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To reach Drew Seitz ’03 at the office, you’ll likely have to travel into the Rocky Mountains, the Canyonlands Region of Southeastern Utah, or Mexico’s Baja Peninsula. Seitz is a full-time field instructor with the National Outdoor Leadership School (NOLS), a not-for-profit educational institution that takes people of all ages on remote wilderness expeditions to learn technical and outdoor skills, leadership, and environmental ethics.

“Courses typically last from ten days to a month,” explained Seitz. “Our programs teach students skills in mountaineering, rock climbing, backpacking, and more.”

Seitz, who has long had an interest in the outdoors, noted that he originally chose Gettysburg College because of its Office of Experiential Education and Gettysburg Recreational Adventure Board (GRAB).

GRAB was a huge part of my out-of-classroom attention at Gettysburg,” said Seitz. “John Regentin has built an amazing program. I’ve realized now how professional it is.”

John Regentin, assistant dean and director of Experiential Education, was a mentor for Seitz as he approached graduation. He believes that the GRAB philosophy gives its graduates important tools for future success. “Our facilitators learn professionalism,” he said. “The way you interact and care for people when leading them in the field becomes the way you treat people outside of the field.”

Interested in turning his passion for hands-on learning into a career, Seitz applied for a competitive spot in the Instructor Course with NOLS. He has been working with the school ever since, and believes that Gettysburg prepared him for the challenges he faced.

“One of the best things I took away from Gettysburg was the ability to work with all different types of people from different backgrounds,” he recalls. In addition to GRAB, Seitz was a member of Phi Sigma Kappa, a DJ on the radio station, and a member of the hockey team. Through his involvement on campus, he interacted with a diverse group of students and learned how to relate to others. This skill is essential in his work, he says.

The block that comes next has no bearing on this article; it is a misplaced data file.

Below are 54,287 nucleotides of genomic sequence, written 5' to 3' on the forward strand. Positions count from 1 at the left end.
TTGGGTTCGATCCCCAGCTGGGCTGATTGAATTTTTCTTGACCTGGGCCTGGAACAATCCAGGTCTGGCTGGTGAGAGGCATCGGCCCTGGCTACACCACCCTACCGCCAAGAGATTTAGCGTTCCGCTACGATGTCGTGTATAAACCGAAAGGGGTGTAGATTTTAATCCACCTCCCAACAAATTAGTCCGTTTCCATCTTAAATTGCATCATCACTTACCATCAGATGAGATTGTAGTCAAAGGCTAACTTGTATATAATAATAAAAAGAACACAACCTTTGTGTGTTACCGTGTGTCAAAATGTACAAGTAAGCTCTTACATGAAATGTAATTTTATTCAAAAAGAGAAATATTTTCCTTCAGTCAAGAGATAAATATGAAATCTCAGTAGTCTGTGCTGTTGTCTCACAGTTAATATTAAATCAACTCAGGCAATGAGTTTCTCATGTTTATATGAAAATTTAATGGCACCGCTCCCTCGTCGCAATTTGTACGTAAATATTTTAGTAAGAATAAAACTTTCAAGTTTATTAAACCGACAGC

“Some students have never even been camping before and are way out of their comfort zone,” said Seitz. “When they are able to relate to me on a personal level, they feel a little more comfortable, even if we’re pushing them.”

Also, Seitz often has to lead expeditions along with instructors he’s never met before. Two to five instructors arrive at a branch of NOLS to prepare the course a few days before the students arrive. Preparation includes pulling gear, looking at maps, analyzing pull maps if climbing, and participating in team building activities. After a trip, instructors debrief and discuss what went well and how they can improve.

“NOLS has given me the incredible opportunity to meet lots of interesting and talented individuals,” said Seitz. “There’s a culture of excellence that personifies a lot of the folks you come in contact with here.”

Founded in 1832, Gettysburg College is a highly selective four-year residential college of liberal arts and sciences with a strong academic tradition. Alumni include Rhodes Scholars, a Nobel laureate, and other distinguished scholars. The college enrolls 2,600 undergraduate students and is located on a 200-acre campus adjacent to the Gettysburg National Military Park in Pennsylvania.

Article by Lindsay Preucil ’12, communications and marketing intern

Contact: Sue Baldwin-Way, director of development communications

Posted: Mon, 5 Mar 2012

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